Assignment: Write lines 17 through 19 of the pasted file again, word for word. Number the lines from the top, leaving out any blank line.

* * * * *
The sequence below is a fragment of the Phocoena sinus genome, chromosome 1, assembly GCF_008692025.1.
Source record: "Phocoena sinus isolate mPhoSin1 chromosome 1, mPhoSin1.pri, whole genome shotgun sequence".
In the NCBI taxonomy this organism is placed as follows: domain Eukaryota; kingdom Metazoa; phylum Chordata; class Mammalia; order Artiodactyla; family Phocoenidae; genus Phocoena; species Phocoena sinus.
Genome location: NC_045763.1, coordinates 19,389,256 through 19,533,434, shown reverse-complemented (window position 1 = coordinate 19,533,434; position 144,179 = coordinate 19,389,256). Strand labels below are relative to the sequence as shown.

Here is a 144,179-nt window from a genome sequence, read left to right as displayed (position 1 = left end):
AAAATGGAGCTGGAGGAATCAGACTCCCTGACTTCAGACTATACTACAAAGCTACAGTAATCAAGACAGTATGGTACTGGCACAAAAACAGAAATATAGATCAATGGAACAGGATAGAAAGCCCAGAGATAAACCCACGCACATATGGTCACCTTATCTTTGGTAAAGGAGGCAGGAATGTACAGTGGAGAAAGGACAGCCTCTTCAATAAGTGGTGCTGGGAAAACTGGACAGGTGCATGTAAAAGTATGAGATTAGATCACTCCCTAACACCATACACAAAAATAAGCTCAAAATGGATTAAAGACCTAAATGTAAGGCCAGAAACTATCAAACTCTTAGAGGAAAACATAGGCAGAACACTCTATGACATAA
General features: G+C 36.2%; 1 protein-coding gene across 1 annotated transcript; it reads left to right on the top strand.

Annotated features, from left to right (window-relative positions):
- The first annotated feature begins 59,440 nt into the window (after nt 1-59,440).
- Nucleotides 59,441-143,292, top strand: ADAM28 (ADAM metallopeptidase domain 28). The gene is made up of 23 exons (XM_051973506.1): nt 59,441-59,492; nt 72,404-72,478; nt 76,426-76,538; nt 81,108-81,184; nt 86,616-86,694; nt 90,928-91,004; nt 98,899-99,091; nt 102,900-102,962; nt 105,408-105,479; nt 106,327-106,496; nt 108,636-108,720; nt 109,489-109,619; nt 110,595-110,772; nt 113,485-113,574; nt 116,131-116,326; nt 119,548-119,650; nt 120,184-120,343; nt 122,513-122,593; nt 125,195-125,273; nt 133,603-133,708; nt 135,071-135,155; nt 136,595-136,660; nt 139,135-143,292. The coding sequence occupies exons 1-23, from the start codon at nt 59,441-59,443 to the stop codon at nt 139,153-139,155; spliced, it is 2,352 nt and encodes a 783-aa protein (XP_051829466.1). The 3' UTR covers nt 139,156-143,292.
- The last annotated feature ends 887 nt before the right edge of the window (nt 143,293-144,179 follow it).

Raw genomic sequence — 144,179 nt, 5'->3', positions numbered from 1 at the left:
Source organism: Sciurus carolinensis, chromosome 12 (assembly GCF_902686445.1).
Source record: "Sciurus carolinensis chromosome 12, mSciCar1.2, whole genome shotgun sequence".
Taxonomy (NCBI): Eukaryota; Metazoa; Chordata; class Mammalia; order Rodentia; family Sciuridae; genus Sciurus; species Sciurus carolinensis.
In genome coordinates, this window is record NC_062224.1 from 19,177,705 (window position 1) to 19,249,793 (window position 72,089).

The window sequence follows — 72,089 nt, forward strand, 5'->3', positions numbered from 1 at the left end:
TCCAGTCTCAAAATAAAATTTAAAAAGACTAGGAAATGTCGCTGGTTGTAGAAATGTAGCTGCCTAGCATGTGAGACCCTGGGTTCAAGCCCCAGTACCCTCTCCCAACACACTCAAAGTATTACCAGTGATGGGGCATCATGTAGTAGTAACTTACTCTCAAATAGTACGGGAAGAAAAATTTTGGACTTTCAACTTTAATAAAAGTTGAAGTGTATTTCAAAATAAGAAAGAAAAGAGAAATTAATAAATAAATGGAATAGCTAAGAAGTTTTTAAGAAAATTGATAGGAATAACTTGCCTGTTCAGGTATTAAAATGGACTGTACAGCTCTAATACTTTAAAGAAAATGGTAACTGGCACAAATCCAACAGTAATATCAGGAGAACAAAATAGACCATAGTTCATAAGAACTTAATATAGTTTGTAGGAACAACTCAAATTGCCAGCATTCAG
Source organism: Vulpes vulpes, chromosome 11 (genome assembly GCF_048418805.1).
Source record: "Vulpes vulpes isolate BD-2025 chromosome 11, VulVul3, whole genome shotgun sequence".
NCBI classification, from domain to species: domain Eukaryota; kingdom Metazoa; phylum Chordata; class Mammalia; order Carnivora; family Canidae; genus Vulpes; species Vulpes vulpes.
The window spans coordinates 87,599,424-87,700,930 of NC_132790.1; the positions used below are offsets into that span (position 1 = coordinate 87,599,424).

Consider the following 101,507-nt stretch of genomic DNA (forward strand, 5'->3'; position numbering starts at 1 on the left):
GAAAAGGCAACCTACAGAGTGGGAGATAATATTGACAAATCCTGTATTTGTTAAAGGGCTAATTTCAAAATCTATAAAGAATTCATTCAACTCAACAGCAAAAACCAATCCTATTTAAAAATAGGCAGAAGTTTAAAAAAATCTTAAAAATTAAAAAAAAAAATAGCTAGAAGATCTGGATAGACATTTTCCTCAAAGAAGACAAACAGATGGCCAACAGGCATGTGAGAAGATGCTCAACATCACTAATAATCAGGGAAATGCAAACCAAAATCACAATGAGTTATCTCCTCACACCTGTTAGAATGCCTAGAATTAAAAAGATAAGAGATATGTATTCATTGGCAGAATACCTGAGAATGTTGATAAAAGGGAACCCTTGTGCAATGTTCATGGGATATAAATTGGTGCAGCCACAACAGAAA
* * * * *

The window sequence follows — 72,089 nt, forward strand, 5'->3', positions numbered from 1 at the left end:
TCCAGTCTCAAAATAAAATTTAAAAAGACTAGGAAATGTCGCTGGTTGTAGAAATGTAGCTGCCTAGCATGTGAGACCCTGGGTTCAAGCCCCAGTACCCTCTCCCAACACACTCAAAGTATTACCAGTGATGGGGCATCATGTAGTAGTAACTTACTCTCAAATAGTACGGGAAGAAAAATTTTGGACTTTCAACTTTAATAAAAGTTGAAGTGTATTTCAAAATAAGAAAGAAAAGAGAAATTAATAAATAAATGGAATAGCTAAGAAGTTTTTAAGAAAATTGATAGGAATAACTTGCCTGTTCAGGTATTAAAATGGACTGTACAGCTCTAATACTTTAAAGAAAATGGTAACTGGCACAAATCCAACAGTAATATCAGGAGAACAAAATAGACCATAGTTCATAAGAACTTAATATAGTTTGTAGGAACAACTCAAATTGCCAGCATTCAG
Source organism: Vulpes vulpes, chromosome 11 (genome assembly GCF_048418805.1).